On Thu, Apr 27, 2017 at 4:54 PM, Seth Miller <sethmiller.sm@xxxxxxxxx>
While the responses to this thread are well meaning, many of them are
based on the premise that Oracle has the luxury of charging its customers
based on its own interpretation of the agreement they have with their
customers rather than the plain language contract agreed to by both
parties, solely because Oracle has lots of resources and *might* take you
When you sign a deed to a property or a title to a car (both of which are
plain language contracts), is it ok for the seller to come back to you a
couple of years later and demand you pay more money because they decide
that the property or car was worth more than what was agreed to in the
contract? Would you just write a check because the seller is intimidating,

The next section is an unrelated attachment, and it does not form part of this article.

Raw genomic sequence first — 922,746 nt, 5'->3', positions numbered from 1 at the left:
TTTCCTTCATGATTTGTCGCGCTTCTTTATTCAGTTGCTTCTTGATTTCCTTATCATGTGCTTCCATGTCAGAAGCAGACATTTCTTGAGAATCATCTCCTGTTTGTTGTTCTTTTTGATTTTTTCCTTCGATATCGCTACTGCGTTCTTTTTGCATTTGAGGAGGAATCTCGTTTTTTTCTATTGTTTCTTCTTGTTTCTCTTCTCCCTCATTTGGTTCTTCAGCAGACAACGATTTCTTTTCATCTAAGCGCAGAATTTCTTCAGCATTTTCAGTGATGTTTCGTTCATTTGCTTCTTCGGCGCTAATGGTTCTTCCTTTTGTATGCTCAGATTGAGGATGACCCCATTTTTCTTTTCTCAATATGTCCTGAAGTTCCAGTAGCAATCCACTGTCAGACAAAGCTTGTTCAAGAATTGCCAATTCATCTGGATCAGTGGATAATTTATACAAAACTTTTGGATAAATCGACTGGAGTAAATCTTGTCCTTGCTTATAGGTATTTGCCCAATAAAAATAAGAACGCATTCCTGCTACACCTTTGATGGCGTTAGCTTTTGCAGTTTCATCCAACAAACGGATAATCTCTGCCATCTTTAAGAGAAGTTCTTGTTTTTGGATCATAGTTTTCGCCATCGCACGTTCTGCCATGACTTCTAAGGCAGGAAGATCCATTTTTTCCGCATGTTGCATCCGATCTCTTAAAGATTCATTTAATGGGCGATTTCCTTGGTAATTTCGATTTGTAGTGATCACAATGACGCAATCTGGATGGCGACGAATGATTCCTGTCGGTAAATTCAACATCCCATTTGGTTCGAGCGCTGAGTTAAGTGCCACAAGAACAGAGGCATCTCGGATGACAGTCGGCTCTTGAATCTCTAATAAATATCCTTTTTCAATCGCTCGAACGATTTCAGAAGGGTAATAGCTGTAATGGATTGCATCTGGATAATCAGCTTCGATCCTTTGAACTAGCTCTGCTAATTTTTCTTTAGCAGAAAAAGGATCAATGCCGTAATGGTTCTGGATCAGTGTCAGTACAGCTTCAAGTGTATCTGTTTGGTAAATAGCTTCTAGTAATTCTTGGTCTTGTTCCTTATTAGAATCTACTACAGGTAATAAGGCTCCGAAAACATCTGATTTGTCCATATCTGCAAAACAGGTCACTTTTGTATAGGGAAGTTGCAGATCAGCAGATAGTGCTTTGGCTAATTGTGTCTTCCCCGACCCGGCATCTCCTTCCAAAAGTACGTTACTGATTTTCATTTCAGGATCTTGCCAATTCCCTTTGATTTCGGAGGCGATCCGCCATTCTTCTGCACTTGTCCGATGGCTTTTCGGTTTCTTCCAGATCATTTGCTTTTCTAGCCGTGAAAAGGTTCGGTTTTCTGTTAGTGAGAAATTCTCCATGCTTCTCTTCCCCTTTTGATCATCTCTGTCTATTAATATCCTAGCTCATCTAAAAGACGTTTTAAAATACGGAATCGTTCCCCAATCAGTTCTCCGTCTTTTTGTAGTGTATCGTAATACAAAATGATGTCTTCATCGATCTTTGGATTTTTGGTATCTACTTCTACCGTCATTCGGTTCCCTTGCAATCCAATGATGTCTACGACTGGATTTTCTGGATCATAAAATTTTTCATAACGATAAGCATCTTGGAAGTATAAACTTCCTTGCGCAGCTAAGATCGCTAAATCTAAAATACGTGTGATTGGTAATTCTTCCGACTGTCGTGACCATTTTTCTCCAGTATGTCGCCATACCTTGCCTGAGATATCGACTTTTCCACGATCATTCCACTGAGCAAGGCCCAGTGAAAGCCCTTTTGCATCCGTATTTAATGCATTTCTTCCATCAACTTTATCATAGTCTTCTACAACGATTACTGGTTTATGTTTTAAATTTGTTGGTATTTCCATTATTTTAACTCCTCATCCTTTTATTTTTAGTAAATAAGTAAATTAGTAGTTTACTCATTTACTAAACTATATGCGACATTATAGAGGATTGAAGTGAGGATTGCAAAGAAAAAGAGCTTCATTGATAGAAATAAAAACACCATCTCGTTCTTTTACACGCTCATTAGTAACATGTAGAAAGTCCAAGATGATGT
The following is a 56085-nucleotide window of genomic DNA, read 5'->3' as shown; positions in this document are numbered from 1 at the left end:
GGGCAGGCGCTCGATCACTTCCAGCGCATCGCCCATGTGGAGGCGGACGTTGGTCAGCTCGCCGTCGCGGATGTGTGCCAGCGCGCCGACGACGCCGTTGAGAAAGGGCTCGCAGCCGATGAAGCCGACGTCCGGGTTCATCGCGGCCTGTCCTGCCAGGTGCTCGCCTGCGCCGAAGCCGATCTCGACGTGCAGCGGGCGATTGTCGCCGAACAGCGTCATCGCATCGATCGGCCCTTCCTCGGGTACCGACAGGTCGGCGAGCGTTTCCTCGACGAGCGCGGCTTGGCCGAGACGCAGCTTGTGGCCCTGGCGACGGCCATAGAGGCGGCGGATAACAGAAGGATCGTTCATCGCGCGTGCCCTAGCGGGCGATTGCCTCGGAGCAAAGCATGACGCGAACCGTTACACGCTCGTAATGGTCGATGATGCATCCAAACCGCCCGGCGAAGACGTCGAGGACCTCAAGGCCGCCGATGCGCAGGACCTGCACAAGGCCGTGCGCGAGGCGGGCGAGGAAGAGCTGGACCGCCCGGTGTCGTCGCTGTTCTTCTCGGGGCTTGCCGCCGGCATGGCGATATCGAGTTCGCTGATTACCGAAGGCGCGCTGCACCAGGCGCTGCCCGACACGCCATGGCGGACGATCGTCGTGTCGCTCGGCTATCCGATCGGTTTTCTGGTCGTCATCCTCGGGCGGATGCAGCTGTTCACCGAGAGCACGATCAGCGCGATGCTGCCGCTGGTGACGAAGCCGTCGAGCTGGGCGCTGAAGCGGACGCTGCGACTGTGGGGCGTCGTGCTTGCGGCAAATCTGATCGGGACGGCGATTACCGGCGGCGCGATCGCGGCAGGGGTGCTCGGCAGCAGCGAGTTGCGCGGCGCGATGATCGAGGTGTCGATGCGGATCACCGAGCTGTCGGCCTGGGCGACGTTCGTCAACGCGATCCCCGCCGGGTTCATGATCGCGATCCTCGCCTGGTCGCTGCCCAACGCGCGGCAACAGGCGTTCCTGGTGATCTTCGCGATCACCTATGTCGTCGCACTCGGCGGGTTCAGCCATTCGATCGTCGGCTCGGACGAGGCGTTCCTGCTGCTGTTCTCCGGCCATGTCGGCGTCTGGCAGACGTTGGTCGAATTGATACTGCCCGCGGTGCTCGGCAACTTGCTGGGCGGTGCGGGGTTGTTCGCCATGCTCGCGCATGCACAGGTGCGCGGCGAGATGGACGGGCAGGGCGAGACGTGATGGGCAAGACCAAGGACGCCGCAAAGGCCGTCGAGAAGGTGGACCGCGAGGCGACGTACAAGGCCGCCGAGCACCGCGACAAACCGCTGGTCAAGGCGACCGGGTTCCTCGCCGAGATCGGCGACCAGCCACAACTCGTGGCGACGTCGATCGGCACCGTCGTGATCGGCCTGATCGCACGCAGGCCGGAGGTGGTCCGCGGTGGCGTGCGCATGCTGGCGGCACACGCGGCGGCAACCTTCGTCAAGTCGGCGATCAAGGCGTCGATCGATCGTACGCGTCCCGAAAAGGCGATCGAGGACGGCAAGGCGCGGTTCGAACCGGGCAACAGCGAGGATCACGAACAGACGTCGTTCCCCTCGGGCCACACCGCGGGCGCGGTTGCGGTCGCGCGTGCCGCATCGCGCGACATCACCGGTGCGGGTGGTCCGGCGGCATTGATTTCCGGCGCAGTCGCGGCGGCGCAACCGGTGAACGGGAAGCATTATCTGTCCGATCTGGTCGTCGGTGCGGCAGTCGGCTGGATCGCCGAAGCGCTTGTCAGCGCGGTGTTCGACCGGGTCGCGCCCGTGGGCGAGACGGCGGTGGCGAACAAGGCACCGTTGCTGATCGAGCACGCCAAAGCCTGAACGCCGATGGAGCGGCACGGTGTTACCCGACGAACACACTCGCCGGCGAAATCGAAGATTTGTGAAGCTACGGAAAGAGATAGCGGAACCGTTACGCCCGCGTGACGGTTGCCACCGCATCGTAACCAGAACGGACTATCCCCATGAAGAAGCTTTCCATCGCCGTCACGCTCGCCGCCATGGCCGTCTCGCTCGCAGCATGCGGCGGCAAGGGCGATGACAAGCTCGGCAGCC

has lots of resources, and threatens to take you to court?
I have an NFS server, install the database binaries on a share, and export
it without mounting restrictions. At this point any server on the network
can mount the share and be contractually required to license that server.
Do I now have to license every server on the network because I might, at
some point in the future, mount that share on that server?
How many times has Oracle taken a customer to court based on a licensing
disagreement for Oracle Database running on Vsphere? I'll give you a hint.
It starts with z, ends with ero and rhymes with zero.